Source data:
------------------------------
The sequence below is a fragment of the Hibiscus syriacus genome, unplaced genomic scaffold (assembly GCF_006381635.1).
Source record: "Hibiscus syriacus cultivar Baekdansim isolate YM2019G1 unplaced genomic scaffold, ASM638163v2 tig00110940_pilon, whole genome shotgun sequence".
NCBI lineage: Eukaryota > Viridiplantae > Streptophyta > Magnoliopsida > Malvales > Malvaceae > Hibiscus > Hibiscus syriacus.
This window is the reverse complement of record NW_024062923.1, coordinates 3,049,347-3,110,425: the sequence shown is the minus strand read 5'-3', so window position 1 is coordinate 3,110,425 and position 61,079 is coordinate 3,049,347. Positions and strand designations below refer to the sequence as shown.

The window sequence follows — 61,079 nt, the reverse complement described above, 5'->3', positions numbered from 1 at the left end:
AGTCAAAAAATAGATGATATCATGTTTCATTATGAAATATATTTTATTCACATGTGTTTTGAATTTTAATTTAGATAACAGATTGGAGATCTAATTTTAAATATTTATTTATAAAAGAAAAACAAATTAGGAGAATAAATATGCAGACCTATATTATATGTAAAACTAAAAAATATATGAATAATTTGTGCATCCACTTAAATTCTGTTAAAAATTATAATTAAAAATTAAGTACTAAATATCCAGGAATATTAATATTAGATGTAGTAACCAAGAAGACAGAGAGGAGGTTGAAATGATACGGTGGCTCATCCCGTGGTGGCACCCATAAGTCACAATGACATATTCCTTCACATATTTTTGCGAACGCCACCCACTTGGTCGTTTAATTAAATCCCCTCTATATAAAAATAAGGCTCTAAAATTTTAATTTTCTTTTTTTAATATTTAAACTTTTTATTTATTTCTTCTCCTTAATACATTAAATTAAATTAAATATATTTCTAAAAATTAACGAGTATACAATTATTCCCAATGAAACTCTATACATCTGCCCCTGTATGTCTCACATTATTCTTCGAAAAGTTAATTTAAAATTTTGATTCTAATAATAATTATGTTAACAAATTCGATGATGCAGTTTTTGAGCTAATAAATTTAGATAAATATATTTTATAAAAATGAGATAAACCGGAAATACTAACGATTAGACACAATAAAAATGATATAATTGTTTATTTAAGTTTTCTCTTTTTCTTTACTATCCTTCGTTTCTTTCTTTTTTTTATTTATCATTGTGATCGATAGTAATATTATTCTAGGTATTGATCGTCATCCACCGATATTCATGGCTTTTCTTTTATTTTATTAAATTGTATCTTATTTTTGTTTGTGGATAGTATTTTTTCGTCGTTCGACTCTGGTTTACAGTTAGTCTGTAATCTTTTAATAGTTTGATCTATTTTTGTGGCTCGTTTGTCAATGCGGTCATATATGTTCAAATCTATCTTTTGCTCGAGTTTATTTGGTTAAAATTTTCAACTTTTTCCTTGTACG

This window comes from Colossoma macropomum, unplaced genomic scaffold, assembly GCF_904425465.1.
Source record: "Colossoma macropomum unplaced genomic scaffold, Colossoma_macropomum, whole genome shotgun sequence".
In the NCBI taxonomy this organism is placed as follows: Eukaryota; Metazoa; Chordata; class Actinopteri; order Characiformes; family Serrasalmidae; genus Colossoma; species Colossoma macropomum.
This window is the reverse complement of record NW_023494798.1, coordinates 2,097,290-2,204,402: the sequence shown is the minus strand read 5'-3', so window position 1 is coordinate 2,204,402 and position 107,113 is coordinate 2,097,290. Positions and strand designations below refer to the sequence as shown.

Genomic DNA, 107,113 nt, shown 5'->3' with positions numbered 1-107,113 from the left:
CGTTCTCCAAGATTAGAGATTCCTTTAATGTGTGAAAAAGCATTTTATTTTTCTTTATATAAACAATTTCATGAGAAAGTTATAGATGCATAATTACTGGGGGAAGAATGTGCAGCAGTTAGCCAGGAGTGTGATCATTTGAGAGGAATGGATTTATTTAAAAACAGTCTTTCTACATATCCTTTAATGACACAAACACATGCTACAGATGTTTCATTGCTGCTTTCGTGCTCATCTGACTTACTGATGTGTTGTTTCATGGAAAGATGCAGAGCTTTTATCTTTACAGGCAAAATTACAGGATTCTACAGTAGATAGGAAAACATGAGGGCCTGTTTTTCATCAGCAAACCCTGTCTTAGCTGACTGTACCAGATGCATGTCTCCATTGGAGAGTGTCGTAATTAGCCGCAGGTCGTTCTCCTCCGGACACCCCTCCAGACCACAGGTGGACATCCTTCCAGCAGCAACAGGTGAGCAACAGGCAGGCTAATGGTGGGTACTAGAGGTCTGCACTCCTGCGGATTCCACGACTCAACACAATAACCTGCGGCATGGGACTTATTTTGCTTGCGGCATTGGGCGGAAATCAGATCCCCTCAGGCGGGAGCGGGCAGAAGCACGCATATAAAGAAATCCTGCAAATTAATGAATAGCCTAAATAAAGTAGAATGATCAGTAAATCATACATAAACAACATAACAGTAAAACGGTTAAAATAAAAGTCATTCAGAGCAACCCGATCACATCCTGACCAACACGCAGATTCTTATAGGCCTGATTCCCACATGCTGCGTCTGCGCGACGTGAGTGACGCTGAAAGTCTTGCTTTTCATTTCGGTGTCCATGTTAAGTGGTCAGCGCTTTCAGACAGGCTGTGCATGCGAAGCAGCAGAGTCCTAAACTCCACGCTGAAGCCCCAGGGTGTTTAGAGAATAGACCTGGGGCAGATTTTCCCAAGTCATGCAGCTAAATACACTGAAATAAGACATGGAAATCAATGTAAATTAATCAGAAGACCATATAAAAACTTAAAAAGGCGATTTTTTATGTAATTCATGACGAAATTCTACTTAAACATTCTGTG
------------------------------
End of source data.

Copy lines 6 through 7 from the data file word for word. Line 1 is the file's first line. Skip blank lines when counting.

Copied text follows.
AGTCAAAAAATAGATGATATCATGTTTCATTATGAAATATATTTTATTCACATGTGTTTTGAATTTTAATTTAGATAACAGATTGGAGATCTAATTTTAAATATTTATTTATAAAAGAAAAACAAATTAGGAGAATAAATATGCAGACCTATATTATATGTAAAACTAAAAAATATATGAATAATTTGTGCATCCACTTAAATTCTGTTAAAAATTATAATTAAAAATTAAGTACTAAATATCCAGGAATATTAATATTAGATGTAGTAACCAAGAAGACAGAGAGGAGGTTGAAATGATACGGTGGCTCATCCCGTGGTGGCACCCATAAGTCACAATGACATATTCCTTCACATATTTTTGCGAACGCCACCCACTTGGTCGTTTAATTAAATCCCCTCTATATAAAAATAAGGCTCTAAAATTTTAATTTTCTTTTTTTAATATTTAAACTTTTTATTTATTTCTTCTCCTTAATACATTAAATTAAATTAAATATATTTCTAAAAATTAACGAGTATACAATTATTCCCAATGAAACTCTATACATCTGCCCCTGTATGTCTCACATTATTCTTCGAAAAGTTAATTTAAAATTTTGATTCTAATAATAATTATGTTAACAAATTCGATGATGCAGTTTTTGAGCTAATAAATTTAGATAAATATATTTTATAAAAATGAGATAAACCGGAAATACTAACGATTAGACACAATAAAAATGATATAATTGTTTATTTAAGTTTTCTCTTTTTCTTTACTATCCTTCGTTTCTTTCTTTTTTTTATTTATCATTGTGATCGATAGTAATATTATTCTAGGTATTGATCGTCATCCACCGATATTCATGGCTTTTCTTTTATTTTATTAAATTGTATCTTATTTTTGTTTGTGGATAGTATTTTTTCGTCGTTCGACTCTGGTTTACAGTTAGTCTGTAATCTTTTAATAGTTTGATCTATTTTTGTGGCTCGTTTGTCAATGCGGTCATATATGTTCAAATCTATCTTTTGCTCGAGTTTATTTGGTTAAAATTTTCAACTTTTTCCTTGTACG

This window comes from Colossoma macropomum, unplaced genomic scaffold, assembly GCF_904425465.1.